Critical Analysis Presentation (SUBMISSION)

In this report I will delve into my Living Dangerously (artefact 2) and what motivated me make it. I may refer to my other artefacts as well: The Thing (Artefact 1) and Shame/Guilt (Artefact 3) and the effects they had on the process and me.

First things first, why make an artefact about wrestling? I believe that there is a unique passion present in these individuals that drives them to destroy their bodies’ day in and day out that I believe deserves proper recognition rather than simply being labelled as “fake” and dismissed by the majority of people. I want to show people that wrestling deserves as much respect as any other staged art form. “Wrestling is a sum of spectacles, of which no single one is a function: each moment imposes the total knowledge of a passion which erect and alone, without ever extending to the crowning moment of the result” (Barthes, 1957) isn’t this true for performance?

I think it says a lot about the audience when they say wrestling is fake and then proceed to watch Game of Thrones, Walking Dead and Breaking Bad, all of which are works of fiction. Yet this stigma has stuck with industry even through the 80’s, late 90’s and early 2000’s when is was most popular. I would argue that any performance of a work of fiction is subject to the same criticism “There are people who think that wrestling is an ignoble sport. Wrestling is not a sport, it is a spectacle, and it is no more ignoble to attend a wrestled performance of Suffering than a performance of sorrows of Arnolphe or Andromaque.” (Barthes, 1957)


In this section I will evaluate the ideas that influenced the process of constructing the project from conception to completion.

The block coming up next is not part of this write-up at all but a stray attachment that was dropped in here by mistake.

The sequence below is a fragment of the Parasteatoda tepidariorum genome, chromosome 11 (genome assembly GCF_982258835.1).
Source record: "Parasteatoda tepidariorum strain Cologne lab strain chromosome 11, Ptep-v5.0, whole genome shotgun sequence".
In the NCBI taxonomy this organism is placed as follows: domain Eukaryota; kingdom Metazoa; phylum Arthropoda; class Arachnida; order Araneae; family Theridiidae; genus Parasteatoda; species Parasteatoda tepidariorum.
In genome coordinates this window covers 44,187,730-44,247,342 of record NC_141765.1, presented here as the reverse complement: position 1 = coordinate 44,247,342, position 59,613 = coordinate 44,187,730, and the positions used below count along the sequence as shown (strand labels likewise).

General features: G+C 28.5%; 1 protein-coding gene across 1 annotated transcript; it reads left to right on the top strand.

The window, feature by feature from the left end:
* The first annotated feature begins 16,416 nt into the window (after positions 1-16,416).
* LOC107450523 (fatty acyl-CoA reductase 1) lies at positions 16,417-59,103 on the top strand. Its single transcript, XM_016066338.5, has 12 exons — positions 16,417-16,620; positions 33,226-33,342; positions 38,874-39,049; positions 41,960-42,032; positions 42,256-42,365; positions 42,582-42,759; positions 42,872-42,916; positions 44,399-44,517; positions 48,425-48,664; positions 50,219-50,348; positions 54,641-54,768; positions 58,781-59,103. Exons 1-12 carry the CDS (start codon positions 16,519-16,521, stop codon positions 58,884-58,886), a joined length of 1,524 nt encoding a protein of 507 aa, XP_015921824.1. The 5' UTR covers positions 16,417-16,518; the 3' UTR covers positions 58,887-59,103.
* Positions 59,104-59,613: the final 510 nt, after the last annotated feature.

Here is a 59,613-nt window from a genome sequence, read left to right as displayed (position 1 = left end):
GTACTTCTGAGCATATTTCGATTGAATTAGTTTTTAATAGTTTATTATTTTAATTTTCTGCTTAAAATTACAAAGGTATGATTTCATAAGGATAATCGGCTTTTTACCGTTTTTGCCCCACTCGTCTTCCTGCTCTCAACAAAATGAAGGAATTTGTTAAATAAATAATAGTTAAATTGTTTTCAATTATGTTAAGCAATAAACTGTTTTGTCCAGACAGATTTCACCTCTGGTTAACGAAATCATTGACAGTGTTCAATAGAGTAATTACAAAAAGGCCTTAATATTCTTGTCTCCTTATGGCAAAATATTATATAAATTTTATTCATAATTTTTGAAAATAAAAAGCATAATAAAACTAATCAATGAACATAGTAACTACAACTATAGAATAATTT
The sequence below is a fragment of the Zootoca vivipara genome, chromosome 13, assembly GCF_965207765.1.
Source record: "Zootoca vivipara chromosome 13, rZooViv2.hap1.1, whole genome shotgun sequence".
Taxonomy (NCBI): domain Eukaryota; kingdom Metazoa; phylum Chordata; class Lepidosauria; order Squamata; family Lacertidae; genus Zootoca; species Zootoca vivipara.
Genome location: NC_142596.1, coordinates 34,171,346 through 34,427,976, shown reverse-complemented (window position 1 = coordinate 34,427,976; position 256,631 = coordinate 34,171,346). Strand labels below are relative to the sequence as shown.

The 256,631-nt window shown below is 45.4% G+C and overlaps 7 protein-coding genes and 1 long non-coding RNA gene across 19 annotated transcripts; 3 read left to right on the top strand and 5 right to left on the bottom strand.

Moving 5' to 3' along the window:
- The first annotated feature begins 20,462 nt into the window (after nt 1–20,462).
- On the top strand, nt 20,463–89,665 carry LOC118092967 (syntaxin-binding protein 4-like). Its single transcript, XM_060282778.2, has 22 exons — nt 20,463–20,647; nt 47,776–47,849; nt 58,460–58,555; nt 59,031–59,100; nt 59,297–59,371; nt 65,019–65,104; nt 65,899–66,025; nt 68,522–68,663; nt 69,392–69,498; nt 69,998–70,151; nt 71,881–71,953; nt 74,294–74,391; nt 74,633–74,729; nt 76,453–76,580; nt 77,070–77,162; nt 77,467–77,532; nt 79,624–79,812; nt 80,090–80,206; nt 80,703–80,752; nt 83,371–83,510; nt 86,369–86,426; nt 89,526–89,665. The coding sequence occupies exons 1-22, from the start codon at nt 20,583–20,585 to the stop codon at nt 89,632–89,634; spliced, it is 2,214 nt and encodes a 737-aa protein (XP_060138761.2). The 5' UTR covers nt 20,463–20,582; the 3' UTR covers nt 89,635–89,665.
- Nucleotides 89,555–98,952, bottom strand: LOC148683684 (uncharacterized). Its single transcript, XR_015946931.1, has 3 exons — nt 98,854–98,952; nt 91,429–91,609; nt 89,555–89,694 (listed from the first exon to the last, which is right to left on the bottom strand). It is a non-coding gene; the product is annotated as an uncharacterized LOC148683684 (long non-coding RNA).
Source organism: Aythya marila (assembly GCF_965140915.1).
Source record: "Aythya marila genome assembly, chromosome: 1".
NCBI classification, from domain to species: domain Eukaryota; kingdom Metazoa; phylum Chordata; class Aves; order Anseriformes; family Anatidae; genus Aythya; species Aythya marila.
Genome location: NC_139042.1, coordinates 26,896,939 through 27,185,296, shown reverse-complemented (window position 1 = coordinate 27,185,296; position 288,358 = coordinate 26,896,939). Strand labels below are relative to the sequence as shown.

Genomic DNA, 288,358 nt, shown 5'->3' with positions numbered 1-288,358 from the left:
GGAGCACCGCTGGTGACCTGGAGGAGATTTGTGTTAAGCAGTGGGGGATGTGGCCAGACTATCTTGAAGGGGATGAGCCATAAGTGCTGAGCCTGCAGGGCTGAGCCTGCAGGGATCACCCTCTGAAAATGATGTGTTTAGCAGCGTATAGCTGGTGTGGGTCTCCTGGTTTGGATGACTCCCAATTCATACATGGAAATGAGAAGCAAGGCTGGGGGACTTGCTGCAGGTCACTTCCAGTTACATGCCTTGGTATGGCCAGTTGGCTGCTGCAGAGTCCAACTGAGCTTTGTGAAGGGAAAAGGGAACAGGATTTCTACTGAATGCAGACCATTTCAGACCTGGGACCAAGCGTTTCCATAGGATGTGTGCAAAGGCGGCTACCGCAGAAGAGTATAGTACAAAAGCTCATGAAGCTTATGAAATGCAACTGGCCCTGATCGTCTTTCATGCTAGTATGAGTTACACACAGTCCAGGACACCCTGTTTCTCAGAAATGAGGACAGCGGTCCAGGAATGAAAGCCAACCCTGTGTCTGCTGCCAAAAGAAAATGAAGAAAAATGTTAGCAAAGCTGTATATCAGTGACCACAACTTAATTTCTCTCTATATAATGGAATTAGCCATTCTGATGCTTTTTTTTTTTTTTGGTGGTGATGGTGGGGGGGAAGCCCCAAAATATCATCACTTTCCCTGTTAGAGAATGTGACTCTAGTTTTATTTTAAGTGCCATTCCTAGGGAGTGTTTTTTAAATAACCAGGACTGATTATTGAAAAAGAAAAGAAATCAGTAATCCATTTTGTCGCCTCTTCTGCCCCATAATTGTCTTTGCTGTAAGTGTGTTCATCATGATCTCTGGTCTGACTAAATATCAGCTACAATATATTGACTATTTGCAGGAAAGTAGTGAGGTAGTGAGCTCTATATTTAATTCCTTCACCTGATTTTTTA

The inspiration behind Living Dangerously initially began with a desire just to make something that involved wrestling. The task’s description of something beautiful allowed for any interpretations so I took that as my opportunity. One of my primary inspirations was the career of Mick Foley, a wrestler whose career was defined by hardcore violent matches. This man has lost an ear, damaged his back, suffered multiple concussions and yet he still continued to perform. This formulated the catalyst for what living dangerously would be based around, the thrill of performing despite the danger that it presents.

The style of the artefact was based around Michael Moore documentaries specifically “Bowling for Columbine” (Bowling for Columbine, 2002) and “Capitalism a Love Story(Capitalism: a Love Story, 2009). Moore style of using archive footage and combining it with his narrations allowed me contextualise my information with strong visual reinforcement. Without the use of clips I feel that the audience would not be able to truly connect with what I was trying to say and the message would have been lost. With that said given the influence of Michael Moore my use of archive footage was warranted however I could have made more of an effort to appear on screen so I could have a tangible presence that the viewers could connect with as opposed to solely a voice of god narrating the entire video.